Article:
Now, where were you? With your friends? With your family? In a dining hall? At a restaurant? Let’s hope it wasn’t during a job interview!
There are many opportunities to spill something during an interview—especially during a meal. So whether you’re simply accepting a cup of coffee in the office or having lunch together with the interviewer, be careful. Your behavior is part of the interview and is being observed. The interviewer wants to see how you conduct yourself in a business and social setting and, if hired, if you will be able to represent your company in a professional manner.
So, plan ahead to avoid making a poor impression. There are many resources on dining etiquette on our website and elsewhere, even including videos. Check out some of this information to test your knowledge of manners and etiquette. Do you know which silverware to use? Which glass is yours? What to do when you drop your fork? (Don’t pick it up. Ask your server for another fork.) How to eat your bread? (Don’t fold it over and make a butter sandwich.) How to cut your food? (Don’t cut it all at once after you’ve been served). What to order? (Follow the lead of the interviewer.) How much to eat? (Don’t feel like you have to finish everything on your plate, but don’t order too much.) How to order dessert? (Don’t.)
Now, back to that stain on the shirt in your closet. You probably already know which foods are difficult to eat. Don’t order anything that is easy to spill (soup!), difficult to eat, or likely to stain (beets). Avoid long noodles (unless you want to compete with the spaghetti baby in the photo). Don’t order fried chicken or food that you want to pick up. Don’t order seafood that needs to be pulled out of its shell (mussels). (If your shrimp arrives with tails intact, cut them off with your knife and fork.) Consider how long it can take to chew that bite of steak—you don’t want to miss answering a question while you continue to test the effectiveness of your molars. Even the simplest food might splatter while you’re cutting it. Ordering food that matches what you’re wearing might be extreme, but you can try to order something that doesn’t dramatically contrast with your shirt and jacket. If in doubt, don’t order it! Finally, check out your teeth in a bathroom mirror following the meal. It’s embarrassing to find that bit of lettuce or peppercorn several hours later, after you’ve met with more people.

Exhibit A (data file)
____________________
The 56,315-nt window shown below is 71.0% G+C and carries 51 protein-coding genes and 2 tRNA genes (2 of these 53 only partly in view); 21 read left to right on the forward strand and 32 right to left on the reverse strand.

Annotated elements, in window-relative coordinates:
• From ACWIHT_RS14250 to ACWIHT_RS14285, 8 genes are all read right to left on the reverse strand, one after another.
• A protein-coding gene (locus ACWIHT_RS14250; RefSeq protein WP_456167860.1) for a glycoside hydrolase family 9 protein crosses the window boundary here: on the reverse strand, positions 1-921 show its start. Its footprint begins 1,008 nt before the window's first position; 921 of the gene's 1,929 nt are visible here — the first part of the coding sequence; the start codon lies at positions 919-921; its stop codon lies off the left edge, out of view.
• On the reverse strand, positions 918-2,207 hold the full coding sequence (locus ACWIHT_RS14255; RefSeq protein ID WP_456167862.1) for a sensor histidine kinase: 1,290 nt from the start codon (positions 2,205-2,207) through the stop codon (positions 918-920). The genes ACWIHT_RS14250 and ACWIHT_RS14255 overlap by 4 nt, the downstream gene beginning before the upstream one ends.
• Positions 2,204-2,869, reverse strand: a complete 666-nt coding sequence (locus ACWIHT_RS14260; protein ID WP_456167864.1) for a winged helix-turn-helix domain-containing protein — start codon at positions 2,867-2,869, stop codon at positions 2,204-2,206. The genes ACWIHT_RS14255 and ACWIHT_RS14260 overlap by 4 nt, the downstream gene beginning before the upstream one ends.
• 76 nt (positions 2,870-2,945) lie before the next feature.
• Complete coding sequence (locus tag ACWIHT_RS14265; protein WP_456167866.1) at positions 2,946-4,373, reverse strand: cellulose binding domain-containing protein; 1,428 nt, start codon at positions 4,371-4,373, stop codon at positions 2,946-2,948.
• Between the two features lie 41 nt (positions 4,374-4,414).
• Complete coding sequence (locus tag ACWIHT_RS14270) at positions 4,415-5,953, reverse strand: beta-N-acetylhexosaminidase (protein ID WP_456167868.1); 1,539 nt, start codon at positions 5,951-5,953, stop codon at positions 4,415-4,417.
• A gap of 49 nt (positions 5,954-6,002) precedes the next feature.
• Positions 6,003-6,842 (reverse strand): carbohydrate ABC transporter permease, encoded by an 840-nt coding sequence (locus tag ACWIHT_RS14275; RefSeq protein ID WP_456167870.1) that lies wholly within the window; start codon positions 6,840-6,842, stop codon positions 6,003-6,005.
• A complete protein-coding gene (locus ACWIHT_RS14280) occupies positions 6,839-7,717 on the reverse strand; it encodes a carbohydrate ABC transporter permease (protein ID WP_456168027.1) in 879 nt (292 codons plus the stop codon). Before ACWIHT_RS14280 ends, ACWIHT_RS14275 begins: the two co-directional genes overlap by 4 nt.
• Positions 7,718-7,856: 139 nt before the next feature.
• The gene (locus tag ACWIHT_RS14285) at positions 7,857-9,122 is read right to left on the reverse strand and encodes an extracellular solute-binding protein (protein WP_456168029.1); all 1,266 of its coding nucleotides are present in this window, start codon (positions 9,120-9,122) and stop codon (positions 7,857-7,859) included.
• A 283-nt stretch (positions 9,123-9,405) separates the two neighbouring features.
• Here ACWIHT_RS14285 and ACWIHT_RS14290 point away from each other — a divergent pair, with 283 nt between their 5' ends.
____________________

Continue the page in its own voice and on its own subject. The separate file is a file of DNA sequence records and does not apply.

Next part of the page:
Preparing for an interview includes more than bringing extra copies of your resume. Do your research to learn about the company and the people who work there. Study the job description. Know your strengths. Plan ahead regarding what you’ll wear, how you’ll travel to the interview site, how much time you’ll need to get there, . . . and what you might eat. When you return home, you can indulge in all the messy food you want—with your friends. Bon appétit!